How Not to Lose the Winning Witness: Ethical Considerations in Working with Employee and Former Employee Witnesses.

AuthorHarrell, Jessie L.

Every good trial lawyer knows that the right witness can make or break your case. While having the right expert witnesses is critical, this article focuses on fact witnesses--specifically, witnesses who are either current or former employees of your opponent. There are numerous traps for the unwary in dealing with such witnesses. The consequences of a misstep range from losing the ability to call the witness at trial to being disqualified from representing your own client. With the stakes so high, knowing the limitations before you begin communicating with an employee witness is critical.

Can You Talk to Employee Witnesses At All?

First and foremost, you must determine whether your witness is a current or former employee. Under the Florida Rule of Professional Conduct 4-4.2, a lawyer "must not communicate about the subject of the representation with a person the lawyer knows to be represented by another lawyer in the matter, unless the lawyer has the consent of the other lawyer." The comments to the rule clarify that in dealing with an organizational party, a lawyer may not communicate with three classes of employees of a represented organization: 1) "persons having a managerial responsibility on behalf of the organization"; 2) "any other person whose acts or omission in connection with that matter may be imputed to the organization"; or 3) a person "whose statement may constitute an admission on the part of the organization." (1) However, while the comments identify the class of current employees who are off-limits, the rule also provides, "Consent of the organization's lawyer is not required for communication with a former constituent." (2)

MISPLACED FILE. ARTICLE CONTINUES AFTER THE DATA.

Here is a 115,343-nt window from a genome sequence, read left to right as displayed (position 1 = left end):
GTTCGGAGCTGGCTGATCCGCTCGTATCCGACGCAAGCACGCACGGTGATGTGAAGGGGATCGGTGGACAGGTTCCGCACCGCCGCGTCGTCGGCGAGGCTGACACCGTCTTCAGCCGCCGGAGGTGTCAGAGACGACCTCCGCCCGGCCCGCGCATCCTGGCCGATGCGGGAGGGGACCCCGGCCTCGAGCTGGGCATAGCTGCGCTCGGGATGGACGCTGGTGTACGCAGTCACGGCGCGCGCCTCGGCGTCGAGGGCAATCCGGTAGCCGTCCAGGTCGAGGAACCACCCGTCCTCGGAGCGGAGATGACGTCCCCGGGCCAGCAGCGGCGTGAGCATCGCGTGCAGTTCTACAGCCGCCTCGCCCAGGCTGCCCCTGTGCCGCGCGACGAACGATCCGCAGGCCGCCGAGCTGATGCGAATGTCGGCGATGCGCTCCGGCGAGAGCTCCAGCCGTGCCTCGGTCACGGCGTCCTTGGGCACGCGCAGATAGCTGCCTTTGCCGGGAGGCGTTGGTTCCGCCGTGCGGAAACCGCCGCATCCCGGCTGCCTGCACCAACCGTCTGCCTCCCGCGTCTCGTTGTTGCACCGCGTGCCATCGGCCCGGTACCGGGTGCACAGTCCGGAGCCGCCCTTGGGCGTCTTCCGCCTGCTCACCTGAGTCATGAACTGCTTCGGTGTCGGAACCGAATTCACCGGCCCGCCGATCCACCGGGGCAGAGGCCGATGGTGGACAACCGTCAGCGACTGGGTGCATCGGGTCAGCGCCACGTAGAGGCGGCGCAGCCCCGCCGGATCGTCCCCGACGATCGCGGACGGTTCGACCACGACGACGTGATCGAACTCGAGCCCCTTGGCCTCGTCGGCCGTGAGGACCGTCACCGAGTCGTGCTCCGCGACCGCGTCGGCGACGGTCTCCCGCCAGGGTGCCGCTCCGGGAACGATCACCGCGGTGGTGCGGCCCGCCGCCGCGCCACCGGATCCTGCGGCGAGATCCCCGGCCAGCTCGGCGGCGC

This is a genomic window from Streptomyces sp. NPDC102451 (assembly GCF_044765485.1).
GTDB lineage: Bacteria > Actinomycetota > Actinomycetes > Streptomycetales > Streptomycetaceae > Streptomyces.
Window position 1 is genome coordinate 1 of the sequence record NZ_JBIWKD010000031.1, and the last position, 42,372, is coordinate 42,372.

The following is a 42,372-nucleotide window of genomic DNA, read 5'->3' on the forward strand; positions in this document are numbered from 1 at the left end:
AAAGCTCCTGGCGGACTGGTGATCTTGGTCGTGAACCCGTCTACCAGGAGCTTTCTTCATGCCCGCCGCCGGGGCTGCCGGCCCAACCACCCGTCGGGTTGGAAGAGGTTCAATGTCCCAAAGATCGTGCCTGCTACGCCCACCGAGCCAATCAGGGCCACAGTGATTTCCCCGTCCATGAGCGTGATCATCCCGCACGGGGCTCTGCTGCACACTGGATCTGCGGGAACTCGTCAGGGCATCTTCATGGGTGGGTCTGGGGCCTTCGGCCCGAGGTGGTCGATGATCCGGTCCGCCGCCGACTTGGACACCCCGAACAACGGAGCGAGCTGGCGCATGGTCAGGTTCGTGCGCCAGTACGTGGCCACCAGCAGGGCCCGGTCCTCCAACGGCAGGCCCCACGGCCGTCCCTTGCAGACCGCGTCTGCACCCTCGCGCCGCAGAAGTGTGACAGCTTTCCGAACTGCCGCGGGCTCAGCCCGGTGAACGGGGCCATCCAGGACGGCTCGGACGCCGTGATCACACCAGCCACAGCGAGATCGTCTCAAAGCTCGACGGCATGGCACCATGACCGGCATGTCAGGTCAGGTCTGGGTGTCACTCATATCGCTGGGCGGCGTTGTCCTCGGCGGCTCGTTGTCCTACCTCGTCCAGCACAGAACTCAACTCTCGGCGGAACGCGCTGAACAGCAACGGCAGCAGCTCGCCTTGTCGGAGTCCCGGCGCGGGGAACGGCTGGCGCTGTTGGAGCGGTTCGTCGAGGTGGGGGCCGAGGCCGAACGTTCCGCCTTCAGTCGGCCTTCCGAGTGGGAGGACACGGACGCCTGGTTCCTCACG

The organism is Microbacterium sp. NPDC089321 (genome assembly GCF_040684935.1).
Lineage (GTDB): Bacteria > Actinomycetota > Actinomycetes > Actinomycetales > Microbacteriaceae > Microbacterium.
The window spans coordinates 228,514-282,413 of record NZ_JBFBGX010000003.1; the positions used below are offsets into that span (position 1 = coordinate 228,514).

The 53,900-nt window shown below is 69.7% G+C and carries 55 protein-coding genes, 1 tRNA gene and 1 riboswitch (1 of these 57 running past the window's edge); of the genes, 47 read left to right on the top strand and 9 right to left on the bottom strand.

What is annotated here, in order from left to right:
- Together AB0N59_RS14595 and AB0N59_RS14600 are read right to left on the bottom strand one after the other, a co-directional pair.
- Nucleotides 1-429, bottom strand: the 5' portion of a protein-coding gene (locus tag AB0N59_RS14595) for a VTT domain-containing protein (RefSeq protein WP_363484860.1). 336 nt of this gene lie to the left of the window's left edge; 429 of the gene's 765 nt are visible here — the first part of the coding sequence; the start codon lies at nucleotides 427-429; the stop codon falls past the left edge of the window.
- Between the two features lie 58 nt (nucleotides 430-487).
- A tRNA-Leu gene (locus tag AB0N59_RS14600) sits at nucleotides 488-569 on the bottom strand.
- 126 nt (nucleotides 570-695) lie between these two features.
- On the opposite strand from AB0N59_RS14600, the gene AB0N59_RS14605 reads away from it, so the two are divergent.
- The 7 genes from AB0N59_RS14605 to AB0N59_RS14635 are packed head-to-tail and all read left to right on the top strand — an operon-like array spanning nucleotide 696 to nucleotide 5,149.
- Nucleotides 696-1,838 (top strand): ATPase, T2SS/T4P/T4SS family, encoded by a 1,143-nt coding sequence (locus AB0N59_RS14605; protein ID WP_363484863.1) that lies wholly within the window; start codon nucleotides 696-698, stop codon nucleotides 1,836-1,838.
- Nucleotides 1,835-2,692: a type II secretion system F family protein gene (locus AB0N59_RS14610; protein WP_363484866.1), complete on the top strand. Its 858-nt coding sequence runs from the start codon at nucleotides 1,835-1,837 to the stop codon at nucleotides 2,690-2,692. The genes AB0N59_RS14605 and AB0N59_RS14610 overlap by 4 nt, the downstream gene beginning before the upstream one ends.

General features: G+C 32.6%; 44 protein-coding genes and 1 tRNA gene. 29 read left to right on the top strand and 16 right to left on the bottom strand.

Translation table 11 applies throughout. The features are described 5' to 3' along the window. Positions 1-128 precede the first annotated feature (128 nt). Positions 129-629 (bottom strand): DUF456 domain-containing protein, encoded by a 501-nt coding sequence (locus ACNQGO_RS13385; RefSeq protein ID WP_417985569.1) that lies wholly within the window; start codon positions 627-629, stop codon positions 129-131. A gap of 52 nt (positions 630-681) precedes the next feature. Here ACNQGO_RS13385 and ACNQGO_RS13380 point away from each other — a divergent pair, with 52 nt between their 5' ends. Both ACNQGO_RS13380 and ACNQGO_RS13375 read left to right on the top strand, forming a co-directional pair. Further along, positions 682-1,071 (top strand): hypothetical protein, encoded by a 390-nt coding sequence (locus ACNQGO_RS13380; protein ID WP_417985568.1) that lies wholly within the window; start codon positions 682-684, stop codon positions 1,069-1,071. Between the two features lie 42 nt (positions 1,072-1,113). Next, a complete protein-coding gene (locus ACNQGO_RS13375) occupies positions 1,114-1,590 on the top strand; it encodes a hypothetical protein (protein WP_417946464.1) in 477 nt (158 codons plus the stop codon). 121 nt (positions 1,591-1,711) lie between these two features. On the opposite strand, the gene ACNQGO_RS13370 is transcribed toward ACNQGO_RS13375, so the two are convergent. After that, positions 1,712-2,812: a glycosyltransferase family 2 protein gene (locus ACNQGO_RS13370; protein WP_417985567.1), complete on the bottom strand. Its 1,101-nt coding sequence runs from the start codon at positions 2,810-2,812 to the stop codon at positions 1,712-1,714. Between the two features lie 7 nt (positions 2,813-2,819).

This language tracks the Florida Supreme Court's opinion in H.B.A. Management, Inc. v. Estate of Schwartz, 693 So. 2d 541 (Fla. 1997), in which the court held "that Florida Rule of Professional Conduct 4-4.2.. .does not prohibit a claimant's attorney from engaging in ex parte communications with former employees of a defendant-employer." (3) In that case, the court looked to F.S. [section]90.803(18)(e), which provides that a statement by an agent of a party is only a binding admission if it concerns a matter within the scope of the agency and is made during the existence of the agency or employment relationship. (4) The court also examined the ABA Committee's interpretation of Model Rule 4.2, which provided that the rule "does not prohibit contacts with former officers and employees of a represented corporation, even if they were in one of the categories with which communication was prohibited while they were employed." (5) Thus, because former employees can no longer bind an employer, communication with them is not prohibited.

As with most things in law, there are important caveats to this general holding. First, if the lawyer knows that the former employee is represented by counsel, ex parte communications are prohibited under the rule. Second, the lawyer must not attempt to obtain privileged information from the former employee. (6) A lawyer who obtains privileged information from a former employee risks disqualification of himself and the witness. (7)

The harder question is whether you can communicate with current employees of your adversary. Obviously, under the comments to the rule, you can eliminate speaking to witnesses with managerial responsibility or those whose acts or omissions led to the lawsuit. But how can you safely determine whether a current employee's statement could constitute an admission? Wouldn't any helpful information necessarily relate to matters within the scope of their agency? The answer is: not necessarily. The caselaw provides some guidance.

In Lee Memorial Health System v. Smith, 56 So. 3d 808 (Fla. 2d DCA 2011), the appellate court was called on to decide whether a plaintiff's attorney in a medical malpractice action could speak with his client's treating physicians even though they were also employees of the defendant hospital. Consistent with Rule 4-4.2, the court looked to see if the treating physicians fell within any of the prohibited categories of employees. (8) However, the defendant-employer offered no evidence that 1) any of the child's treating physicians supervised, directed, or consulted with the defendant's lawyers concerning...

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